Another god is introduced this issue, Eros, son of Aphrodite. He guides Wonder Woman and her allies to Hephaestus, the blacksmith of the gods, in an effort to locate the abducted Zola. Hephaestus’ cavernous lair is secreted behind a jewelry shop and is tended by what appear to be old school robots. Hephaestus attempts to give Wonder Woman a bullwhip type weapon, but she later proves that her golden Lasso of Truth is more powerful weapons in her hands. However, the very act angers Hades who sends a giant molten metal lizard against them. Two of Hephaestus’ “robots” are destroyed and the god himself is ensnared in the monster’s jaws, before Wonder Woman leaps into action, dousing the creature with water and then shattering it with her lasso.
Suddenly, the “robots” remove their helmets to reveal that they are real men underneath. Eros jabs, “Brothers.” To which Hephaestus adds, “Yours actually… The male children of Amazons.” He then unfolds a disturbing tale, stating that thrice a century, the Amazons went forth and captured ships full of men, used them to get pregnant and then killed them all. Then after they gave birth, the female babies were kept on to live as Amazons. The males were traded to Hephaestus in exchange for weapons. “To man your forge,” Wonder Woman concludes accusitorally.
Later, Lennox goes to check on Diana, and he ends up accompanying her back to Hephaestus’ realm, where she ensnares him in her lasso, then attempts to rally the men in revolt. “Brothers!” she entreats, “Amazons… It is time to rise. We are warriors!” One male Amazon (Manazon?) timidly entreats, “Please, release our master.” Wonder Woman is dumbstruck! The Manazon (I’m going with it…) explains, “If it wasn’t for him, we would have been thrown into the tide – to drown unloved.” Another chimes in, “He wanted us and he raised us.” Wonder Woman seems crushed by her poor judgement, but Hephaestus holds no hard feelings and tells her to get some rest.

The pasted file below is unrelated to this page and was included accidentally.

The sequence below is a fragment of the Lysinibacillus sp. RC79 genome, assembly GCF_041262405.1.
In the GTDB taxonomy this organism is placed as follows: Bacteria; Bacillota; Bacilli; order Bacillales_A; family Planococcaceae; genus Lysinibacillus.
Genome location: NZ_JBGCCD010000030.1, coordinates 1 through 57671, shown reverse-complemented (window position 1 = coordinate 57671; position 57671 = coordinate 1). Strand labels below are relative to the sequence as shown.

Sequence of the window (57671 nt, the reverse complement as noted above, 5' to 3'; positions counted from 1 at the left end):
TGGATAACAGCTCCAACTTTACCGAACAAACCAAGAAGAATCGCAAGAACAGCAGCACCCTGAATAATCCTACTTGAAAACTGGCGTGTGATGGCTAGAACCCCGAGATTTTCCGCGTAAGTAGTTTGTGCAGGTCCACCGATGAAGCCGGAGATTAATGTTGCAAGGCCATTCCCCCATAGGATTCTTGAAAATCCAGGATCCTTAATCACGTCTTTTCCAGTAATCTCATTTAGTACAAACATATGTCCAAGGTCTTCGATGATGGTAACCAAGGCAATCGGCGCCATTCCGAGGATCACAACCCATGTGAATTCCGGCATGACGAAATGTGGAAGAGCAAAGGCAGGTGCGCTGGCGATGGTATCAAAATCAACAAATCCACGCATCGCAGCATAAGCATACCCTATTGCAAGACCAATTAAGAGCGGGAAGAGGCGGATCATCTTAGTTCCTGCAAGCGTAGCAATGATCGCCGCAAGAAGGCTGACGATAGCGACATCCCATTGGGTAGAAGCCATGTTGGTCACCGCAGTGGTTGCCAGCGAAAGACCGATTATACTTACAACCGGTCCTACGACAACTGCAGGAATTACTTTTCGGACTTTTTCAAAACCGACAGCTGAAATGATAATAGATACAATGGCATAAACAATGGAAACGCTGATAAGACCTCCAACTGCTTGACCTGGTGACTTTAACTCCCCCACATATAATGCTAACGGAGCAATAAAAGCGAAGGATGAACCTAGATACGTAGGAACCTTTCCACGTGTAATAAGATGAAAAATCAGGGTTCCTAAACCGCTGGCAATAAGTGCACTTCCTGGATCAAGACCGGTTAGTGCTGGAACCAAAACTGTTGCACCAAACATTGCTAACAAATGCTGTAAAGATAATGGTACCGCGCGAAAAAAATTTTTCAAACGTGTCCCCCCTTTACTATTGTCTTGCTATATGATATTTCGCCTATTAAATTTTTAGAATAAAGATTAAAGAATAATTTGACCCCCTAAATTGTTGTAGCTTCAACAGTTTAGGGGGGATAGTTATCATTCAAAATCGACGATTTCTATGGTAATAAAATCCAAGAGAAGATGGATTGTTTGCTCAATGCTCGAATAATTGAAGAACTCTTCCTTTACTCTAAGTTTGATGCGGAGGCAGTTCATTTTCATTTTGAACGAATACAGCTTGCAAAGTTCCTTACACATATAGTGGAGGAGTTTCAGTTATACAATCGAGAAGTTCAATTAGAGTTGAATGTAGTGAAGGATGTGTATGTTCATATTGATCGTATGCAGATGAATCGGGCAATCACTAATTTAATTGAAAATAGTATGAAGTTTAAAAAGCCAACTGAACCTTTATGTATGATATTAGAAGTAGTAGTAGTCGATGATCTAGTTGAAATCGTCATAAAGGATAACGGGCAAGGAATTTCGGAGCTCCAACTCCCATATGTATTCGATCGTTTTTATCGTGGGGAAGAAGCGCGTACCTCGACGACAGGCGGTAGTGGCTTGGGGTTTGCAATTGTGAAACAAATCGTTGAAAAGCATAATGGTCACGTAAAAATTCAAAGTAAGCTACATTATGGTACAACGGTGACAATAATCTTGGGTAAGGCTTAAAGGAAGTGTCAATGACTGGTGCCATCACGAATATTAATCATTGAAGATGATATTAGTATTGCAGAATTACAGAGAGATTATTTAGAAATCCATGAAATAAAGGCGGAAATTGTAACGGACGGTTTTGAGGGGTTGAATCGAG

Well, that’s an unexpected development. In the old continuity, the Amazons seemed almost asexual. A few were lesbians and a few had dalliances with men, such as Queen Hippolyta. But the though of them venturing forth, predator-like, and using men for their sperm and then killing them seems uncharacteristically evil. Sure, this is the ‘New 52’ and old depictions don’t count, but this seems very harsh. It’s also odd that Diana has no knowledge of it, considering she was their princess. This is definitely a darker world for Wonder Woman than past realities.
I did like the twist at the end, when Wonder Woman attempted to “liberate” the Manazons and it turned out that they didn’t need saving.
One thing that is bugging me about this book, is that Wonder Woman hasn’t shown much in terms of personality. She’s fearless, loyal, tough, but… what else? We’re seven issues in and still know very little about our title character!
Cliff Chiang’s art, as always, is stunning.
This series started very strongly, but it’s sort of slowed down and I’m seeing more flaws. Oh don’t get me wrong! It isn’t bad! But I’m feeling more mixed each issue. Hopefully things will come around. I’m interested in Wonder Woman having an adventure that doesn’t involve the gods. I’m sure that will be happening anytime soon, though.
WONDER WOMAN #7
Written by Brian Azzarello
Art and Cover by Cliff Chiang